kayhan.ir

News ID: 90074
Publish Date : 10 May 2021 - 21:29
A A
RIYADH (AP) – Saudi Arabia’s most prominent women’s rights activist has been summoned by security officials and informed of a supreme court decision that ultimately upholds her initial conviction, relatives told The Associated Press.
The twists and turns of Loujain al-Hathloul’s case have drawn international attention and brought focus to a wider crackdown on rights activists and perceived government critics in Saudi Arabia under Crown Prince Mohammed bin Salman. She’d been among a group of vocal activists who pushed for greater women’s rights and the right of women to drive a car before the ban was lifted in mid-2018.
Al-Hathloul was tried in December by an anti-terrorism court on charges related to her activism. She was sentenced to five years and eight months with conditional release.
She was released from prison on Feb. 10 after nearly three years in detention, including stretches of solitary confinement and allegations she’d been tortured.
Her release from prison in February, based on time already served, came just weeks after the inauguration of President Joe Biden, who has vowed to reassess the U.S.-Saudi partnership and stand up for human rights. He welcomed the news of her release from prison at the time, describing it as "the right thing to do.”
On Sunday, her sister, Alia al-Hathloul, told the AP she was asked to report to the office of the Interior Ministry’s General Directorate of Investigation, or "mabaheth”, in the capital, Riyadh. It was not immediately known why she’d been summoned.
Hours later, her relatives told the AP and her sister, Lina al-Hathloul, confirmed on Twitter that she’d been called in to sign a document informing her of a supreme court decision to uphold the judgment of an appeals’ court, which had upheld her initial conviction. They questioned why she was informed of the legal ruling by a security agency.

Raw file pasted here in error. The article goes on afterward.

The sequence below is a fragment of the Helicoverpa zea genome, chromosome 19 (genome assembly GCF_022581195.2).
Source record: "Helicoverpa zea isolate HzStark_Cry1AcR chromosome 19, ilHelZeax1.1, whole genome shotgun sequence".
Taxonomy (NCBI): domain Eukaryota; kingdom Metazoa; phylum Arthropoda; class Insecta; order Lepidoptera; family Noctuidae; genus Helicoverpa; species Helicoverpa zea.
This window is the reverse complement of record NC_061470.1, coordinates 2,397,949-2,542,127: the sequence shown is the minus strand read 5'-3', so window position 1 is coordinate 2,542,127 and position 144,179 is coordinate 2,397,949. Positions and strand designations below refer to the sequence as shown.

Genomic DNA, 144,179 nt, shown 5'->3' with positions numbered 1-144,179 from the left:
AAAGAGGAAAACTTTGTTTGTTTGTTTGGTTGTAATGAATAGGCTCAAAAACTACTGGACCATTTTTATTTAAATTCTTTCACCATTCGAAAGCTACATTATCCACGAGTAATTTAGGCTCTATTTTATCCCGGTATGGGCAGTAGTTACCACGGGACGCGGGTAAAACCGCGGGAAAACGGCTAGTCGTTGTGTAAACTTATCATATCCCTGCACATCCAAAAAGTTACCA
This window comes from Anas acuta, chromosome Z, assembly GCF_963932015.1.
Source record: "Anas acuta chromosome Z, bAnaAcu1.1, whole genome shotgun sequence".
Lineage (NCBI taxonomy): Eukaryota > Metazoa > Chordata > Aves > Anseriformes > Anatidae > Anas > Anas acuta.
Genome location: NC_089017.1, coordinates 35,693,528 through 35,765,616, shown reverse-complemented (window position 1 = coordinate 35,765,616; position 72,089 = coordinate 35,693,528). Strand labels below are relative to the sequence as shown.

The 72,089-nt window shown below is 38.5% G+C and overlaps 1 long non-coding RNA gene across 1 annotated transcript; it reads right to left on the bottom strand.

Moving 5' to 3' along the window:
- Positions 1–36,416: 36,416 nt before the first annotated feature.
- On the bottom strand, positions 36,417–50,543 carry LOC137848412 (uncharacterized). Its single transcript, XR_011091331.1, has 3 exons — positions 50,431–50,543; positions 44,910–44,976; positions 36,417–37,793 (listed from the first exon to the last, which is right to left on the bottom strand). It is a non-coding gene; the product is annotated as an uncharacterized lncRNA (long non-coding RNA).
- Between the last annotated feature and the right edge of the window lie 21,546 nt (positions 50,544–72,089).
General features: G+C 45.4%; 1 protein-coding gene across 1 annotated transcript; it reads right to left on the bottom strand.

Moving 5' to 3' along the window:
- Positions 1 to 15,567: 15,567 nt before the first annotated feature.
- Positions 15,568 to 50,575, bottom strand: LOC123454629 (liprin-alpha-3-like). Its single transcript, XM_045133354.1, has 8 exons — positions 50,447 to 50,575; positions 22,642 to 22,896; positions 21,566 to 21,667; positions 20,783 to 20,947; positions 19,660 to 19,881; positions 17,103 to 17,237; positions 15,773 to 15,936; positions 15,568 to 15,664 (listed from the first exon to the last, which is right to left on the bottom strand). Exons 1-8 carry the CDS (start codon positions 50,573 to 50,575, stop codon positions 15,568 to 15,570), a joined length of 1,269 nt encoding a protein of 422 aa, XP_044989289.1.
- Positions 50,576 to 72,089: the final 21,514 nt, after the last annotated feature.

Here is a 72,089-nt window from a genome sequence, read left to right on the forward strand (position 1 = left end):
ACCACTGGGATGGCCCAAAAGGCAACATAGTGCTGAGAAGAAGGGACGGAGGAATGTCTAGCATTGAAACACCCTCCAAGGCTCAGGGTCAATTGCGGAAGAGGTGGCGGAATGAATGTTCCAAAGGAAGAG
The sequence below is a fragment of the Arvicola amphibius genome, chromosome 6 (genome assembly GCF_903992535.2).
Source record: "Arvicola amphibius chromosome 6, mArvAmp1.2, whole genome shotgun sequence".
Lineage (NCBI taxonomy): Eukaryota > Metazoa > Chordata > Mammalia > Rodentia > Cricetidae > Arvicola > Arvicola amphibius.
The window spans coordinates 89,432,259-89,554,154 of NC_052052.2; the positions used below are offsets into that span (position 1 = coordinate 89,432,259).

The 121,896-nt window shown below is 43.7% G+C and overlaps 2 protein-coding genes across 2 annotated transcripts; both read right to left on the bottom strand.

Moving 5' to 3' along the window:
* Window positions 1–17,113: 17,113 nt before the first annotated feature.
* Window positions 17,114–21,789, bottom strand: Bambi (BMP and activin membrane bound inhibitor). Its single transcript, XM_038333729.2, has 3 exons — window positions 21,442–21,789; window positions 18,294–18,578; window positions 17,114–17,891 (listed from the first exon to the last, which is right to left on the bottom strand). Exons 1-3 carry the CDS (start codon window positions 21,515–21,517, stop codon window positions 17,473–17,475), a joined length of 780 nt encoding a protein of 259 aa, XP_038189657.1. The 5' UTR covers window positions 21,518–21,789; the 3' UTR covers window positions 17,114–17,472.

The latest development comes as al-Hathloul has recently shared posts about a women’s rights campaign against sexual harassment in Kuwait, and waded into the recent normalization of relations between some Arab regimes and the Zionist regime.
She also wrote that many of her Saudi friends have stopped tweeting altogether.
"When is this nightmare going to end?” she said in a tweet, adding "I WANT my friends back!”
Saudi authorities have arrested dozens of activists, bloggers, intellectuals and others perceived as political opponents ever since Saudi Crown Prince Mohammed bin Salman became Saudi Arabia’s de facto leader in 2017, showing almost zero tolerance for dissent even in the face of international condemnations of the clampdown.           
Over the past years, Riyadh has also redefined its anti-terrorism laws to target activism.
Name:
Email:
* Comment: